Recover from a passive aggressive relationship and the damaging effects it can have on you.
Sometimes, it is hard to see it clearly, but it is never difficult to feel its effects. In this three part series, you will get insights about:
- How to Recognize a Passive-Aggressive Person
- How to Respond to a Passive-Aggressive Person
- How to Recover from a Passive-Aggressive Person
In the first post, I helped you to see the patterns of P-A behavior. They are sometimes difficult to discern because they have so many faces. And, the P-A person is a master at turning the tables on you to make anything you perceive as problematic with their behavior ALL YOUR FAULT! You know that now, and that in itself is a prime factor to look for in their behavior. Here's an example:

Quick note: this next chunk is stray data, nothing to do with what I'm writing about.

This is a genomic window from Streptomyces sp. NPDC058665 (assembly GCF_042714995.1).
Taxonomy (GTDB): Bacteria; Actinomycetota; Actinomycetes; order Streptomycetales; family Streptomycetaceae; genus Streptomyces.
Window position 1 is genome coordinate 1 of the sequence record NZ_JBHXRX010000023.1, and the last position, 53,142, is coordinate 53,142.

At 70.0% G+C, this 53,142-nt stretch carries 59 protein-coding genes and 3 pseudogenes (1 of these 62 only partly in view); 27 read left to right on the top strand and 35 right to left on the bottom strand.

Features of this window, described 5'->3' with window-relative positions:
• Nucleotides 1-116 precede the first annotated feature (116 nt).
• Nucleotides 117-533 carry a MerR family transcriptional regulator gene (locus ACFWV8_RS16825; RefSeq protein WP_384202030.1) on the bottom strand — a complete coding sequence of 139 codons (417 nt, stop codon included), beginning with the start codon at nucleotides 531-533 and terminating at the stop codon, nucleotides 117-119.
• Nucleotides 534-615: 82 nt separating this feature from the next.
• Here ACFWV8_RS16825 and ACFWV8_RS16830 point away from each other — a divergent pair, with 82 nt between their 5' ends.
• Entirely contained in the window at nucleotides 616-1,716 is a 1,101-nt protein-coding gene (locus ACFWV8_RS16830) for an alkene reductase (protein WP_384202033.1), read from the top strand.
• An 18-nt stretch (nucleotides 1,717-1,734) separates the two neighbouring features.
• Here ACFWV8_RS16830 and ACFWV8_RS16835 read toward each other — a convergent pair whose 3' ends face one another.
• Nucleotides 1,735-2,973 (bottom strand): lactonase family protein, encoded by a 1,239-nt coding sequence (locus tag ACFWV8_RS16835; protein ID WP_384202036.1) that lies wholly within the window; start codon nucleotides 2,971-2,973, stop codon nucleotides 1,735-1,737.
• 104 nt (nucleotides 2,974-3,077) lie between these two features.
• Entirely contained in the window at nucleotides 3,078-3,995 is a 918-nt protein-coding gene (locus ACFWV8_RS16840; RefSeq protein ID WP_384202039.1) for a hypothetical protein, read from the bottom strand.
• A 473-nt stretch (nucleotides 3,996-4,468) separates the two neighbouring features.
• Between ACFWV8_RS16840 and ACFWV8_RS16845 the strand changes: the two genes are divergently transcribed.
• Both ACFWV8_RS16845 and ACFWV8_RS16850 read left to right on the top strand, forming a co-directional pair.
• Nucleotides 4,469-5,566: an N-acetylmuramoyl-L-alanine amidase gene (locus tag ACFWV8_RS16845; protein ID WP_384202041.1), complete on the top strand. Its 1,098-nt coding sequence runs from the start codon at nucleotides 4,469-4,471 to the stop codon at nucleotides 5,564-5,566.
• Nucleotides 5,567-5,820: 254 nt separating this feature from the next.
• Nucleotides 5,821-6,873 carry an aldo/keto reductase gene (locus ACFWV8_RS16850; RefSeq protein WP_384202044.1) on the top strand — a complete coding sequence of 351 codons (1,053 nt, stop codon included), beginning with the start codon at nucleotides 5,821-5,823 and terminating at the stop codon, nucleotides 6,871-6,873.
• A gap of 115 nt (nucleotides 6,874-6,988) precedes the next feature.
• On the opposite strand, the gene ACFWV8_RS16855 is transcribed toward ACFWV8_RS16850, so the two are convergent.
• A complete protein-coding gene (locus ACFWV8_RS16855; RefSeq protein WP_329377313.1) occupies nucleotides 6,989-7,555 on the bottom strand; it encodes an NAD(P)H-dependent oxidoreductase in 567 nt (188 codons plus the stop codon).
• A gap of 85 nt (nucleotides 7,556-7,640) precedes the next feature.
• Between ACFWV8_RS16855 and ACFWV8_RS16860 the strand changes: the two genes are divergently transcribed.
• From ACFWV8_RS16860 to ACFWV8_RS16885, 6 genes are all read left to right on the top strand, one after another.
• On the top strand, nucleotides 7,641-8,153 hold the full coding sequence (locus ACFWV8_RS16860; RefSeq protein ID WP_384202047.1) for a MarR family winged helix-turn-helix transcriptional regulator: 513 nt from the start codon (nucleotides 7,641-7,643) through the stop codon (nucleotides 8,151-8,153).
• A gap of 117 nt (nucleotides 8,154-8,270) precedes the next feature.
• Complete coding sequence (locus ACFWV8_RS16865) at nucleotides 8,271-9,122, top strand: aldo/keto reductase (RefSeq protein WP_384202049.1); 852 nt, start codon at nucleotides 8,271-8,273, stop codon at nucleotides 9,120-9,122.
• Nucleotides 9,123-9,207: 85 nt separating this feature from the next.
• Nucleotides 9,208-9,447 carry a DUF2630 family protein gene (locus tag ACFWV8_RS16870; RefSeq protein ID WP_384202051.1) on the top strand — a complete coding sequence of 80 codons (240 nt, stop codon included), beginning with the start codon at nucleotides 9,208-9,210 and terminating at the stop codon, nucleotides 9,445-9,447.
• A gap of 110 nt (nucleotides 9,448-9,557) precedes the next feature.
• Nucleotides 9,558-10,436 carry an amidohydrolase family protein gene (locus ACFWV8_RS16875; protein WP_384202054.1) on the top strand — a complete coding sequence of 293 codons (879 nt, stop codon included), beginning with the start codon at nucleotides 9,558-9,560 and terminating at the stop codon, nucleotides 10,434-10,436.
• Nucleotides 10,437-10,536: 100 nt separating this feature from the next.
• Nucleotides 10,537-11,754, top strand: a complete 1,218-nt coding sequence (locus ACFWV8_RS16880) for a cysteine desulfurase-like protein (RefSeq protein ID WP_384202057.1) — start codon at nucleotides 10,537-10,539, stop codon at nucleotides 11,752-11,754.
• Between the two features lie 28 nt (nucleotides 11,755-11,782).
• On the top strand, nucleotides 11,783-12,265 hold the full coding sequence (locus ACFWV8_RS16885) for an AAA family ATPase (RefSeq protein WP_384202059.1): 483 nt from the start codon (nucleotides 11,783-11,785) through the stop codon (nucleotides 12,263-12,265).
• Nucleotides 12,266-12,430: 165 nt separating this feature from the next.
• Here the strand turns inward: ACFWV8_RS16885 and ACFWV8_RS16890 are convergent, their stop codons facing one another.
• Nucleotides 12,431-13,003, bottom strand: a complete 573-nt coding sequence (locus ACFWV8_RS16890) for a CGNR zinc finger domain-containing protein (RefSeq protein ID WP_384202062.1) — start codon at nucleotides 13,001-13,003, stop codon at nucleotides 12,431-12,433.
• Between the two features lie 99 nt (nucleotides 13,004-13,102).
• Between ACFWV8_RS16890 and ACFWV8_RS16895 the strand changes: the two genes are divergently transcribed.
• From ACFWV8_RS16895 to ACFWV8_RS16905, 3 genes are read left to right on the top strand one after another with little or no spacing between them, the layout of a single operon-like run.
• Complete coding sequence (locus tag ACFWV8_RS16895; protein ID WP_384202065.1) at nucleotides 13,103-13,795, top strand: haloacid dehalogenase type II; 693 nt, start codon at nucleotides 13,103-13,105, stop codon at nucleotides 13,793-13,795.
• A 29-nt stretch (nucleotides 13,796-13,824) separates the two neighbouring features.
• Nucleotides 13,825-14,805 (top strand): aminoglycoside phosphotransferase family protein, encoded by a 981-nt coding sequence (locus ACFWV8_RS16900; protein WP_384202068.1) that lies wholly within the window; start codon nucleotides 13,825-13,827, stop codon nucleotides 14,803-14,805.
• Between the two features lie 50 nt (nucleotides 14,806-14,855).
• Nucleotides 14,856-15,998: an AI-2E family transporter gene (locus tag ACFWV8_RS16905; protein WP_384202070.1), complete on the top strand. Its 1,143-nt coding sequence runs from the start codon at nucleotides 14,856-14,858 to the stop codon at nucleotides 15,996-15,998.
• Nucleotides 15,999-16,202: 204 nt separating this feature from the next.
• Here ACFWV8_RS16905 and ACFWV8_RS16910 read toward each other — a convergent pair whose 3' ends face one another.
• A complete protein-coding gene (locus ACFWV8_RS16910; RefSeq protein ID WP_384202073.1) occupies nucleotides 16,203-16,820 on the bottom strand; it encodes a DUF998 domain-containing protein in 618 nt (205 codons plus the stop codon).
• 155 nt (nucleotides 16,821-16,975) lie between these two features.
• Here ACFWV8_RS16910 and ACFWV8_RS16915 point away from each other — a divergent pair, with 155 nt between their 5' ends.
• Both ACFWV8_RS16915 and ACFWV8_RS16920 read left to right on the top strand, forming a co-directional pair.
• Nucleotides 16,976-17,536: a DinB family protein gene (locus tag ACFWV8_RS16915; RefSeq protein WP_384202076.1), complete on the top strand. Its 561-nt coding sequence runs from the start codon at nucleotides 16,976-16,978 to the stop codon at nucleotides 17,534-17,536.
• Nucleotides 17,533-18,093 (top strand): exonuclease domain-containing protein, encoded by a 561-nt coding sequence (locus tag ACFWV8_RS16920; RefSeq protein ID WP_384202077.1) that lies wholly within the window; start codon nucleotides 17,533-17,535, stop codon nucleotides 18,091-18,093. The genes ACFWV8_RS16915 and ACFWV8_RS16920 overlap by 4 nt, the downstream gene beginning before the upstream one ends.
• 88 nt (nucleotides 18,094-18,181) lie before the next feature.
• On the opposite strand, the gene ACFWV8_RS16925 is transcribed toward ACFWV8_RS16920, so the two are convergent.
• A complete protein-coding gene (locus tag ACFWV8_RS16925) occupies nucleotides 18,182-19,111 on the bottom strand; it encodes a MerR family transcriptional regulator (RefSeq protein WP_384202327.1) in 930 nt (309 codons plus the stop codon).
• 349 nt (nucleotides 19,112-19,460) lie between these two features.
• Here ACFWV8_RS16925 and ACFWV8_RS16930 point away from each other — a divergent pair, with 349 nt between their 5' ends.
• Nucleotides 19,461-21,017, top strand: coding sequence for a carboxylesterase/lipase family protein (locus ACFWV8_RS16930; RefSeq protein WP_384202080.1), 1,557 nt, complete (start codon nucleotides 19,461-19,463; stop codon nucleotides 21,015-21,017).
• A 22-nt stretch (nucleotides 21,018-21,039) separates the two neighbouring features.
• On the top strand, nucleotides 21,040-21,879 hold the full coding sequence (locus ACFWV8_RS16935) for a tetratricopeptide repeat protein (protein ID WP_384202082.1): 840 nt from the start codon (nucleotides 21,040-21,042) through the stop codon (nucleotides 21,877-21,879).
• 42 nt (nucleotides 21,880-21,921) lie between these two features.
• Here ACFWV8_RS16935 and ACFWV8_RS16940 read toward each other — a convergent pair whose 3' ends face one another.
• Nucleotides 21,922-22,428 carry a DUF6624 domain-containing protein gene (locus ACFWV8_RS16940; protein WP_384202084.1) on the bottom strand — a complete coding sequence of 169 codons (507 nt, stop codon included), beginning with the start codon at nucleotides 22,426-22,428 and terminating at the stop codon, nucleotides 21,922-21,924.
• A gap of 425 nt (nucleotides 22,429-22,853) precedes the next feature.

HE: "Oh, you always bring a little too little a little too late, don't you?"
SHE: "No, I don't see it that way. I don't agree with you."
HE: "Oh, now, aren't we the sensitive one today?"
That last line is classic P-A. He takes no responsibility for making a judgmental remark, or about the accuracy of the remark. He simply turns the table and makes it her fault! That's one way to recognize a P-A person and that behavior will definitely lead to relationship problems.[tweetthis]If anything you see as a problem with THEIR behaviour becomes about YOUR problems - it is #passive-aggressive.[/tweetthis]
Using the same interaction, the response she made was a very clear, conscious choice that spoke only about herself and what was true for her. She did not try to please, placate or protect herself. This was a perfect--IMHO--response. She spoke directly about herself only. P-A people want to be in control because they need to be in control to feed their anxieties about inferiority. In the worst case of P-A behavior, they are simply looking to squash anyone, like a bug, to protect their facade of control. That really requires us to have some compassion--best from a distance, though, if possible.